Once your start working, you start earning. The first thing that you should consider doing, if you have not done so already, is making a will. Granted, the law of intestacy (dying without a will) allows for your family members to divide your assets according to a set formula. So can you get by without making a will?
We would say that making a will is compulsory, if not obligatory. Your spouse and kids will thank you for it. Just look at some of the legal battles that have taken place in this space. Hong Kong’s richest woman, Nina Wang, left her family a huge fortune — and a ton of legal battles. Likewise, India’s richest man, Dhirubhai Ambani, also left his sons, Mukesh and Anil, a large fortune — and a host of brotherly arguments.
If you think making a will is not necessary
If you pass away without making a will, the Distribution Act 1958 allocates a certain share of your estate for each category of the following: your parents, your spouse, and your children. That means division of your assets can potentially go on auto-pilot without you making a will.
It’s pretty simple if your estate comprises only of money. Each of your beneficiaries gets their percentage according to the Distribution Act 1958.
But what about land and houses, and other properties? Can you imagine having your house being divided among your children, your spouse, and your parents (if they are still around)?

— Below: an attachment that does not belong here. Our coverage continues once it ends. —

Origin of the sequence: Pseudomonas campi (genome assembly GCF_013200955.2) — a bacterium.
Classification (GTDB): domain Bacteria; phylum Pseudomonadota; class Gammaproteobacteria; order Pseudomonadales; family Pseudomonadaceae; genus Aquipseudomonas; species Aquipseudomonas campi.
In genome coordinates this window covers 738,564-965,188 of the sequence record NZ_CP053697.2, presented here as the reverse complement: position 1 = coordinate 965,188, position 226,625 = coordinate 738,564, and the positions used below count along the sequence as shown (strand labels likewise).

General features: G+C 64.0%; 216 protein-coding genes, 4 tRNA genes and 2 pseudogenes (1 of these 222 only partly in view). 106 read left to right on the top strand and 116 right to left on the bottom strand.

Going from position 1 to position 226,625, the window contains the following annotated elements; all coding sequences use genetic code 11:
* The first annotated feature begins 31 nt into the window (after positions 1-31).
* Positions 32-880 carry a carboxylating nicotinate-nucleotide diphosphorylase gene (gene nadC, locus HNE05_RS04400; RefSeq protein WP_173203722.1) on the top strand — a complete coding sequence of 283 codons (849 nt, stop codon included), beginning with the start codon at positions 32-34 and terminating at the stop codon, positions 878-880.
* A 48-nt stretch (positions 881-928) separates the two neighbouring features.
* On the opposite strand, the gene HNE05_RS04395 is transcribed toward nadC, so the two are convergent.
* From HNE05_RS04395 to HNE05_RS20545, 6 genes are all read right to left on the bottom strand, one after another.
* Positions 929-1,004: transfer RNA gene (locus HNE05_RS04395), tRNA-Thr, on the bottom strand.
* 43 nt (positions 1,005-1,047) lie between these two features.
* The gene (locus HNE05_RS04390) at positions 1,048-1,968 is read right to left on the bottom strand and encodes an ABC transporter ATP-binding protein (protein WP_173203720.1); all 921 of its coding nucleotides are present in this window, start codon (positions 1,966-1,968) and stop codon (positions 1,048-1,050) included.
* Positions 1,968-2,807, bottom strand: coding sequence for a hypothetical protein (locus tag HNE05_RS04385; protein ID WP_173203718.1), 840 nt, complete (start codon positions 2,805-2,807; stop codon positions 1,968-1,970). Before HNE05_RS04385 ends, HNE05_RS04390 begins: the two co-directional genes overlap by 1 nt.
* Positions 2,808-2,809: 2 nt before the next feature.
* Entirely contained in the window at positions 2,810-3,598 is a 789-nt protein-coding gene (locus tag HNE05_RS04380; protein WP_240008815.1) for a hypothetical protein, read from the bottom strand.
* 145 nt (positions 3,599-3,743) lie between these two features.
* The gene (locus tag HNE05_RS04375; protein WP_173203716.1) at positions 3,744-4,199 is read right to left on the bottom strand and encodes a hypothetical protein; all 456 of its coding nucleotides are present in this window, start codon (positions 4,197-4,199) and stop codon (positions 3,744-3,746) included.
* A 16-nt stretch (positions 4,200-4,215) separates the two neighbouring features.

If your beneficiaries can reach an agreement among themselves, they can inform the court that they wish to, either:
a. Give all their share to a certain party;
b. Follow the Distribution Act 1958; or
c. Follow a certain agreement among the beneficiaries.
But if they cannot reach any agreement, then it will be trouble!
One example we like to give is, if the deceased person has 5 children and a wife. He passes away leaving 3 houses. Without a will, each of the houses should be transferred to the 5 children and the wife. It will be difficult for any one of them to deal with the property on their own, as it is collectively owned.
By the time it goes to the second generation, imagine that each of the 5 children’s children will then become part owners of each of the houses.
It can get quite messy.
Far better it is, to arrange for house A to go to certain children, house B to go to certain children, and house C to go to the wife (or certain children). This solves the problem of difficulty in dealing with the property.
So that’s why making a will is important
It becomes even more important when you’re rich, because there’s going to be a lot of wealth involved.
A will probably won’t cost too much and will provide you with peace of mind.
But if you get remarried, or divorced, you’ll probably need to make a new will.
We cover family law in our legal practice and would be happy to help you.